Husserl and Transcendental Intersubjectivity analyzes the transcendental relevance of intersubjectivity and argues that an intersubjective transformation of transcendental philosophy can already be found in phenomenology, especially in Husserl. Husserl eventually came to believe that an analysis of transcendental intersubjectivity was a conditio sine qua non for a phenomenological philosophy. Drawing on both published and unpublished manuscripts, Dan Zahavi examines Husserl’s reasons for this conviction and delivers a detailed analysis of his radical and complex concept of intersubjectivity, showing that precisely his reflections on transcendental intersubjectivity are capable of clarifying the core-concepts of phenomenology, thus making possible a new understanding of Husserl’s philosophy.
Against this background the book compares his view with the approaches to intersubjectivity found in Heidegger, Sartre, and Merleau-Ponty, and it then attempts to establish to what extent the phenomenological approach can contribute to the current discussion of intersubjectivity. This is achieved through a systematic confrontation with the language-pragmatical positions of Apel and Habermas.
In search of the origins of some of the most fundamental problems that have beset philosophers in English-speaking countries in the past century, Claire Ortiz Hill maintains that philosophers are treating symptoms of ills whose causes lie buried in history. Substantial linguistic hurdles have blocked access to Gottlob Frege's thought and even to Bertrand Russell's work to remedy the problems he found in it. Misleading translations of key concepts like intention, content, presentation, idea, meaning, concept, etc., severed analytic philosophy from its roots.
Hill argues that once linguistic and historical barriers are removed, Edmund Husserl's critical study of Frege's logic in his 1891 Philosophy of Arithmetic provides important insights into issues in philosophy now.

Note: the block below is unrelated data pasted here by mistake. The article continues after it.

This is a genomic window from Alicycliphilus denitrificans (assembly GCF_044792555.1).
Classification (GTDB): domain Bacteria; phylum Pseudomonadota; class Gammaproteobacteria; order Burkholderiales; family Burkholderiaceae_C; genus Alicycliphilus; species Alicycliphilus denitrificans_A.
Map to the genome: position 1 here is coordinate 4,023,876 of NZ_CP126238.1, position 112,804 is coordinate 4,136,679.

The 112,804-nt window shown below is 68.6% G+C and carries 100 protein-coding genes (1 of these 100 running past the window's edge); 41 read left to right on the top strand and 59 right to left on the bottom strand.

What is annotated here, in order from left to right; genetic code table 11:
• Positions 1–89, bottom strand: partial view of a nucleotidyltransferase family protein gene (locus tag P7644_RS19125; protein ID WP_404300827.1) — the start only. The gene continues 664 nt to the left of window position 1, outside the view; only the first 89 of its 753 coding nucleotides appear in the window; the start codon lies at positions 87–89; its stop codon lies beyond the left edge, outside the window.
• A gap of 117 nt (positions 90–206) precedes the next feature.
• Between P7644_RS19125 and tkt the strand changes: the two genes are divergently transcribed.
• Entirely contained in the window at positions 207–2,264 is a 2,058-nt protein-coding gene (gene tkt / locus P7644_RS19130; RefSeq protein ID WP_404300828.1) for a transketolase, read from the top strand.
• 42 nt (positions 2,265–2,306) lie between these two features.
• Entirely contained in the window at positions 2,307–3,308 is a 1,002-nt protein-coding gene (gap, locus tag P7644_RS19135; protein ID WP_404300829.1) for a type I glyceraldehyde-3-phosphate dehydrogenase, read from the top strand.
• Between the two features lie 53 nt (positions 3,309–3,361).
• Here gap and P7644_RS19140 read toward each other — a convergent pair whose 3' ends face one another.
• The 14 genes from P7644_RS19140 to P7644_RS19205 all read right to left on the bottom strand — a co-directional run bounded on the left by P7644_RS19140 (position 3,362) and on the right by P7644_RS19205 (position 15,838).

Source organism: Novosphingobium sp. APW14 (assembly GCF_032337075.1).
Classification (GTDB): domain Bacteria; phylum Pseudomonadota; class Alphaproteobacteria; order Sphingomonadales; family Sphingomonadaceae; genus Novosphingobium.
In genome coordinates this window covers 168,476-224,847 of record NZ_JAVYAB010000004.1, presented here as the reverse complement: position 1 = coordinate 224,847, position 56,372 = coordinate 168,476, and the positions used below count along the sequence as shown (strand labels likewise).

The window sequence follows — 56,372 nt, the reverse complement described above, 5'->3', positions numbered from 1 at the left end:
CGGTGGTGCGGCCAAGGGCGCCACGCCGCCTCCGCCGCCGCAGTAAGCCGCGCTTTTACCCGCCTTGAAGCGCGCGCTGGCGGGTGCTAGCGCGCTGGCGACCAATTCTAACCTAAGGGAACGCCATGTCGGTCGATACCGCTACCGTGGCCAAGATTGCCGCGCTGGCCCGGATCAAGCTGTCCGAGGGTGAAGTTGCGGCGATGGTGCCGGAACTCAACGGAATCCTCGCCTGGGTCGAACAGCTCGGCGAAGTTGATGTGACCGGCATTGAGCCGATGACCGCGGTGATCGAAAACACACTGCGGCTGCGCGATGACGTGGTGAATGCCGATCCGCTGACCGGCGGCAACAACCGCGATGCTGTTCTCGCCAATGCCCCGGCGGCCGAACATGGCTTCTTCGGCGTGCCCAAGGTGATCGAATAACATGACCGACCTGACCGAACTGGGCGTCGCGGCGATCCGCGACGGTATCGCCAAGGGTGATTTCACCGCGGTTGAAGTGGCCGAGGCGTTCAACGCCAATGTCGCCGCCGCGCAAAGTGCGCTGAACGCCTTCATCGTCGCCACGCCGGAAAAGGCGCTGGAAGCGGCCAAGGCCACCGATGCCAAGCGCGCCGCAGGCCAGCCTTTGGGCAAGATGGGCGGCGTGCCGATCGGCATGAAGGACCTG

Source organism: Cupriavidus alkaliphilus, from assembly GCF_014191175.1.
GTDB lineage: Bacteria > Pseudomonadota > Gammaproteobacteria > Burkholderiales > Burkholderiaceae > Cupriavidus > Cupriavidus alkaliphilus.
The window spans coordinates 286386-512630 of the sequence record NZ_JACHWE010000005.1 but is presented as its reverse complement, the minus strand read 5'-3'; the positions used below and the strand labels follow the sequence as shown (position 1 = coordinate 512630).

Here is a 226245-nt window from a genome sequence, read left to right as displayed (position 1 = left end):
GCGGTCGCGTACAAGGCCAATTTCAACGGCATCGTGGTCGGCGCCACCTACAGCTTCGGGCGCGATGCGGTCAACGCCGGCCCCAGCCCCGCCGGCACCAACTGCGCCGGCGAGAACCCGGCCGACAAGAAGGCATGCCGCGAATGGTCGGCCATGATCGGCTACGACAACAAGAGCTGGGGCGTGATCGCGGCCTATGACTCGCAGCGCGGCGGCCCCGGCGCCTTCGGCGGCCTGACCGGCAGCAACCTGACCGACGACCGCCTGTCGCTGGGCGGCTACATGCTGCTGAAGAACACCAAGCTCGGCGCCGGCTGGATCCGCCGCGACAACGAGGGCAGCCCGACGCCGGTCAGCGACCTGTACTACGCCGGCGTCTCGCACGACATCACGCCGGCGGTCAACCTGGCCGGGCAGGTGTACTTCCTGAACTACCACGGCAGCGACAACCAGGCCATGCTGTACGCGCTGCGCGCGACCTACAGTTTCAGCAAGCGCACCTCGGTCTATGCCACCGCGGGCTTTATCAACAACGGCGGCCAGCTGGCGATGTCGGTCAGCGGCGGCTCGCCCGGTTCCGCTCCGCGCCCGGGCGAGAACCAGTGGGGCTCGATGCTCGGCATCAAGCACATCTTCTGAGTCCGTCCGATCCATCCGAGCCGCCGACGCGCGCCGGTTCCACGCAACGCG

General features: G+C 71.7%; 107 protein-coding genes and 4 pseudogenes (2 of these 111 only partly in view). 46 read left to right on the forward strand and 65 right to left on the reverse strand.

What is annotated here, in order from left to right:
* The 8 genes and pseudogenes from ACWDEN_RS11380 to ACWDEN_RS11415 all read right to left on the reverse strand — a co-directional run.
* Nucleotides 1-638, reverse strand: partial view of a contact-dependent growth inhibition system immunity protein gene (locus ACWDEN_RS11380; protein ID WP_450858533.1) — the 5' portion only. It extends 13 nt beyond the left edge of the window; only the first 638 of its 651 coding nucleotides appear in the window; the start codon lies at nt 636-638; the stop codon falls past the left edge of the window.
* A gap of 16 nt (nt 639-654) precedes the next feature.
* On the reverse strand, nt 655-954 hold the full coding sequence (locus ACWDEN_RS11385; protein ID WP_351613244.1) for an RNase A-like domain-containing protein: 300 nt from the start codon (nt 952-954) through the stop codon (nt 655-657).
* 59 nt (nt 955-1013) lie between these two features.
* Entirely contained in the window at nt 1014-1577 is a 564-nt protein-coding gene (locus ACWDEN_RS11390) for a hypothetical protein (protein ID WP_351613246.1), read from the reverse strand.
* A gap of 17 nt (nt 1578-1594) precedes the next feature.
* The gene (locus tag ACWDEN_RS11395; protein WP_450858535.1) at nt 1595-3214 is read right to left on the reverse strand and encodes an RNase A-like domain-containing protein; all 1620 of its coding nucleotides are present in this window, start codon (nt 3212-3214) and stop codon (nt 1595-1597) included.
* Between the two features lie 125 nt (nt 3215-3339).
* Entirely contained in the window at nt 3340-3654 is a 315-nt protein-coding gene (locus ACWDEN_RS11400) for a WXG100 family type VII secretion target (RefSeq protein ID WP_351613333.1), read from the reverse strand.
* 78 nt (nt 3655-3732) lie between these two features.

She supports her conclusions with analyses of Frege's, Husserl's, and Russell's works, including Principia Mathematica, and with linguistic analyses of the principal concepts of analytic philosophy. She re-establishes links that existed between English and Continental thought to show Husserl's expertise as a philosopher of mathematics and logic who had been Weierstrass's assistant and had long maintained ties with Cantor, Hilbert, and Zermelo.
The World Unclaimed argues that Heidegger’s critique of modern epistemology in Being and Time is seriously flawed. Heidegger believes he has done away with epistemological problems concerning the external world by showing that the world is an existential structure of Dasein. However, the author argues that Heidegger fails to make good his claim that he has “rescued” the phenomenon of the world, which he believes the tradition of philosophy has bypassed. Heidegger fails not only to reclaim the world but also to acknowledge its loss. Alweiss thus calls into question Heidegger’s claim that ontology is more fundamental than epistemology.
The World Unclaimed develops its powerful critique of Being and Time by arguing for a return to Husserl. It draws on Husserl’s insight that it is the moving and sensing body that discloses how we are already familiar with the world. Kinaesthesia provides a key for understanding our relation to the world. The author thus suggests that thinkers in the vein of Husserl and Kant -who, for Heidegger, epitomize the tradition of modern philosophy by returning to a “worldless subject”- may provide us with the resources to reclaim the phenomenon of the world that Being and Time sets out to salvage.
Alweiss’s fresh and innovative study demonstrates that it is possible to overcome epistemological skepticism without ever losing sight of the phenomenon of the world. Moreover, Alweiss challenges us to reconsider the relation between Husserl and Heidegger by providing a forceful defense of Husserl’s critique of cognition.